Indeed, there are some knotty questions lying under the surface of all this optimism. One is whether it is possible to locate the optimum point. The logic is conceptually straightforward but difficult, and perhaps impossible, to implement with any kind of precision. Doing so will require not just creating the right amount of uncertainty among foreign leaders, but being able to assess their perceptions accurately in real time. This is a tall order.
A second question is whether it makes sense to think of an adversary state as a unitary actor, or as a constellation of officials and bureaucrats with their own goals. Optimum instability in the former case rests on an appeal to rationality. If the adversary is less sure of his second strike, it will become cautious and shift to the defense. But the latter case rests on the idea of injecting friction into the adversary’s political system and defense organizations. It creates disunity and irrationality. It is worth asking if these logics are mutually exclusive. That is, is it possible to use instability to influence another state’s rational judgment, when the act itself introduces irrational forces into its decision-making process?
A third question is whether optimum instability is a function of force posture, declaratory policy, diplomatic interactions, leadership psychology, or some messy combination of these factors. The RAND study that introduced optimum instability focused on the balance of forces. Military planners will pay close attention to the balance (and for good reason). But civilian policymakers are more likely to rely on their own beliefs about adversary intentions, and this will affect their approach to peacetime and crisis bargaining. So, we could end up in a situation in which instability has different impacts on different kinds of adversary behavior. Instability may have optimum effects on adversary long-term defense investment — a domain where military experts hold sway. But it may have suboptimal effects in crises, where leaders are forced to make critical decisions under stress.
Finally, when do the benefits of optimum instability exceed the risks? As with all competitive strategies, the deliberate pursuit of instability might make sense against some adversaries but not others. Determining the wisdom of this approach depends on technical and political factors. As Austin Long points out, the United States must have the forces to prevail in a hypothetical conflict, or at least convince adversary leaders that this is possible. Adversaries with large, dispersed, and well-protected forces are poor targets. Political dynamics also restrict the opportunities to control and exploit instability. Leaders who are relatively secure can safely back down in the face of threats, but leaders who fear internal enemies may be insensitive to foreign pressures. Worse, they might choose to escalate as a way of consolidating their own power, playing on nationalism to rally support at home. Creating instability in these cases would probably be counterproductive.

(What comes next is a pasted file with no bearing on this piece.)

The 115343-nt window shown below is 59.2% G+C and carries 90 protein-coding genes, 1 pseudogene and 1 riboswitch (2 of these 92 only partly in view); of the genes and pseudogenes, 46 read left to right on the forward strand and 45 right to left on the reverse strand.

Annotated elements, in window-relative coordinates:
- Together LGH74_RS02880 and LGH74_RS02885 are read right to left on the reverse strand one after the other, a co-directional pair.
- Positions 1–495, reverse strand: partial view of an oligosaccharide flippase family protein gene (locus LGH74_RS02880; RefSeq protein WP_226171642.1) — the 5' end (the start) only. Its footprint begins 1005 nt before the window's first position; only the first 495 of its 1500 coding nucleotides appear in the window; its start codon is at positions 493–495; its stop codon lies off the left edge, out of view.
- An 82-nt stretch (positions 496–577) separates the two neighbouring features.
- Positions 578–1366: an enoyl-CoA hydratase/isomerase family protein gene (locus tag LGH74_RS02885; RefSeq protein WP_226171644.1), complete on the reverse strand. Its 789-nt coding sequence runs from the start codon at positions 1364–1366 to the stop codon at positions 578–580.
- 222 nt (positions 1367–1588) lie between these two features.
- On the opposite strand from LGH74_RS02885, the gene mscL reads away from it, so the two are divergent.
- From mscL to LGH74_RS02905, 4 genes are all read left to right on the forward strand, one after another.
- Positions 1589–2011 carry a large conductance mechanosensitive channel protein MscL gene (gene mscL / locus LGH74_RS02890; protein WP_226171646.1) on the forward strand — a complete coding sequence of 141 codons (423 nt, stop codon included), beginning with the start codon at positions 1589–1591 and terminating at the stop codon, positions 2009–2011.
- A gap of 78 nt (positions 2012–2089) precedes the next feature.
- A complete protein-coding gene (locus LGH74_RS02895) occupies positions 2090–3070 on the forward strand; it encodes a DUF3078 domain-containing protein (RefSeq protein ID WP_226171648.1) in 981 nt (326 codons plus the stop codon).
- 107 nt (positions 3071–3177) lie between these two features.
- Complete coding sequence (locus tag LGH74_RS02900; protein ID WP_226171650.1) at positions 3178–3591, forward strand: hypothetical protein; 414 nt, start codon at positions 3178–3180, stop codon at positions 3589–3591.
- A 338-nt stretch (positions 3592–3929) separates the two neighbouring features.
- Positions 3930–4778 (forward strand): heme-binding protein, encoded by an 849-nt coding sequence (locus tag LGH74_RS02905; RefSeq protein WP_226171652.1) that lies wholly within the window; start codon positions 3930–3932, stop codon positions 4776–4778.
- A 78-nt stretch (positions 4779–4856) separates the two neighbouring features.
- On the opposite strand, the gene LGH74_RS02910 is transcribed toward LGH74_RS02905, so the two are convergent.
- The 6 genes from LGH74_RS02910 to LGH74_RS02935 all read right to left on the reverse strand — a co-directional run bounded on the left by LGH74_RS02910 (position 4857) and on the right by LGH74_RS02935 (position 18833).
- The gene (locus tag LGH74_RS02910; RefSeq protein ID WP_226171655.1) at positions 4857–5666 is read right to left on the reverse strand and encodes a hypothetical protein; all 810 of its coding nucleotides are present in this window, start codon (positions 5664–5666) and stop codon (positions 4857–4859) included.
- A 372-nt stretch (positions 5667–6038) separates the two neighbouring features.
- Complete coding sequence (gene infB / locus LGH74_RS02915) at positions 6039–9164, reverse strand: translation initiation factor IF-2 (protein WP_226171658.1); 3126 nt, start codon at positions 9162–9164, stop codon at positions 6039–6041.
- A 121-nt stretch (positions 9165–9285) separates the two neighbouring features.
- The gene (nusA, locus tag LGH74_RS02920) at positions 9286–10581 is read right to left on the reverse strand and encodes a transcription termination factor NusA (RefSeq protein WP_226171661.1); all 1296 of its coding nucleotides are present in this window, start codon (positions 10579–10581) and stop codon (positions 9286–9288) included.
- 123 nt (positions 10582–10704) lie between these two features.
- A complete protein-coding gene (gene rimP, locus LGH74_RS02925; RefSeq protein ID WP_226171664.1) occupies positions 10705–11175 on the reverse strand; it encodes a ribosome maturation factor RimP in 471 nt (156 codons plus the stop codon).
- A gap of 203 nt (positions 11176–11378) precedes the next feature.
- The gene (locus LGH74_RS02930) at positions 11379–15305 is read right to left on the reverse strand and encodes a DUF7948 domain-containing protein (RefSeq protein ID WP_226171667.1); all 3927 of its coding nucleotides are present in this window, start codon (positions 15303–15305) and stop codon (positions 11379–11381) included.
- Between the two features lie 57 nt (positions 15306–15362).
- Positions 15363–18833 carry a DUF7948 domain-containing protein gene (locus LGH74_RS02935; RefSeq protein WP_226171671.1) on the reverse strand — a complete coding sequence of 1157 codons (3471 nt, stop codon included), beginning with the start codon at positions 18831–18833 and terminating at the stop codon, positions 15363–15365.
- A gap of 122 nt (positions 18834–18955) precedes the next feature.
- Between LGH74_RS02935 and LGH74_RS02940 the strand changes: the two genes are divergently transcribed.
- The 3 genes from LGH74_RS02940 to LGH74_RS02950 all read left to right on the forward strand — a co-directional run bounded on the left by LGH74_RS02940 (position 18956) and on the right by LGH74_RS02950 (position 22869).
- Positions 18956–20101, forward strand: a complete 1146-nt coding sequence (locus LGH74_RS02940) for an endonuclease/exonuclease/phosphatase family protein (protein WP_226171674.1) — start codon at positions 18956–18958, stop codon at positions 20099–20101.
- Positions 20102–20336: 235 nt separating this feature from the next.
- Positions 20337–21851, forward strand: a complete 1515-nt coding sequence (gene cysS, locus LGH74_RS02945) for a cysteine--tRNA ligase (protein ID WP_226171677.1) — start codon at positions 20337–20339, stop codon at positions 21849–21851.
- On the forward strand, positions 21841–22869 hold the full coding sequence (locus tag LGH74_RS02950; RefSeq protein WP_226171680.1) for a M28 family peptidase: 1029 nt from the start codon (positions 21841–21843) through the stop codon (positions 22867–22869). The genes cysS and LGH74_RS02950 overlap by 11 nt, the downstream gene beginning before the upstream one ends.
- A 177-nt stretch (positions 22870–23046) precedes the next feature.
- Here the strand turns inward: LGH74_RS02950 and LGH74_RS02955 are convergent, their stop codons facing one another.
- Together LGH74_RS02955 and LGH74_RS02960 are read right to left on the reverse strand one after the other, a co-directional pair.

Because a favorable balance of forces must align with specific political conditions, optimum instability will only succeed in rare circumstances. Ideally, policymakers will know when to exploit instability, and when to embrace restraint. They will also need the political courage to walk away from an aggressive approach. In the face of sustained calls for great-power competition, this may prove most difficult of all.
Joshua Rovner is associate professor in the School of International Service at American University.
Image: U.S. Air Force photo